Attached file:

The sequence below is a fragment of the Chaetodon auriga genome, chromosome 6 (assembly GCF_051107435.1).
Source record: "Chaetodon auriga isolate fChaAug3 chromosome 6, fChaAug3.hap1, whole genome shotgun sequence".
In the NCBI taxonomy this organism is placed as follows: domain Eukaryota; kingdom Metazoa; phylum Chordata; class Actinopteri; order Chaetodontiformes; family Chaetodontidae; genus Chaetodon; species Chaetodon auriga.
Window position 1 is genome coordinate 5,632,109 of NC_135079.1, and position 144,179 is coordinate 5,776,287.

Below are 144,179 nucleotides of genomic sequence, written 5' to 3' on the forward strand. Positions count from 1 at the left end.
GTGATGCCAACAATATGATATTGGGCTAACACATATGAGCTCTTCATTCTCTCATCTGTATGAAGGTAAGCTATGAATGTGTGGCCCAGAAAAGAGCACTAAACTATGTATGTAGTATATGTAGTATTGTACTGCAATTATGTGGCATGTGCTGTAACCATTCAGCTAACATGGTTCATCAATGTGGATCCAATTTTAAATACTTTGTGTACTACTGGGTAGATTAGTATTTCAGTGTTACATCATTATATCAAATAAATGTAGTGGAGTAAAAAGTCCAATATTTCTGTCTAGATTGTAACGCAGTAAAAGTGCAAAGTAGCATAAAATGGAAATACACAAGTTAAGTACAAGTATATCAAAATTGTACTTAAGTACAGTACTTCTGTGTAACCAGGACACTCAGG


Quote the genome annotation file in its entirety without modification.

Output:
The sequence below is a fragment of the Chaetodon auriga genome, chromosome 6 (assembly GCF_051107435.1).
Source record: "Chaetodon auriga isolate fChaAug3 chromosome 6, fChaAug3.hap1, whole genome shotgun sequence".
In the NCBI taxonomy this organism is placed as follows: domain Eukaryota; kingdom Metazoa; phylum Chordata; class Actinopteri; order Chaetodontiformes; family Chaetodontidae; genus Chaetodon; species Chaetodon auriga.
Window position 1 is genome coordinate 5,632,109 of NC_135079.1, and position 144,179 is coordinate 5,776,287.

Below are 144,179 nucleotides of genomic sequence, written 5' to 3' on the forward strand. Positions count from 1 at the left end.
GTGATGCCAACAATATGATATTGGGCTAACACATATGAGCTCTTCATTCTCTCATCTGTATGAAGGTAAGCTATGAATGTGTGGCCCAGAAAAGAGCACTAAACTATGTATGTAGTATATGTAGTATTGTACTGCAATTATGTGGCATGTGCTGTAACCATTCAGCTAACATGGTTCATCAATGTGGATCCAATTTTAAATACTTTGTGTACTACTGGGTAGATTAGTATTTCAGTGTTACATCATTATATCAAATAAATGTAGTGGAGTAAAAAGTCCAATATTTCTGTCTAGATTGTAACGCAGTAAAAGTGCAAAGTAGCATAAAATGGAAATACACAAGTTAAGTACAAGTATATCAAAATTGTACTTAAGTACAGTACTTCTGTGTAACCAGGACACTCAGG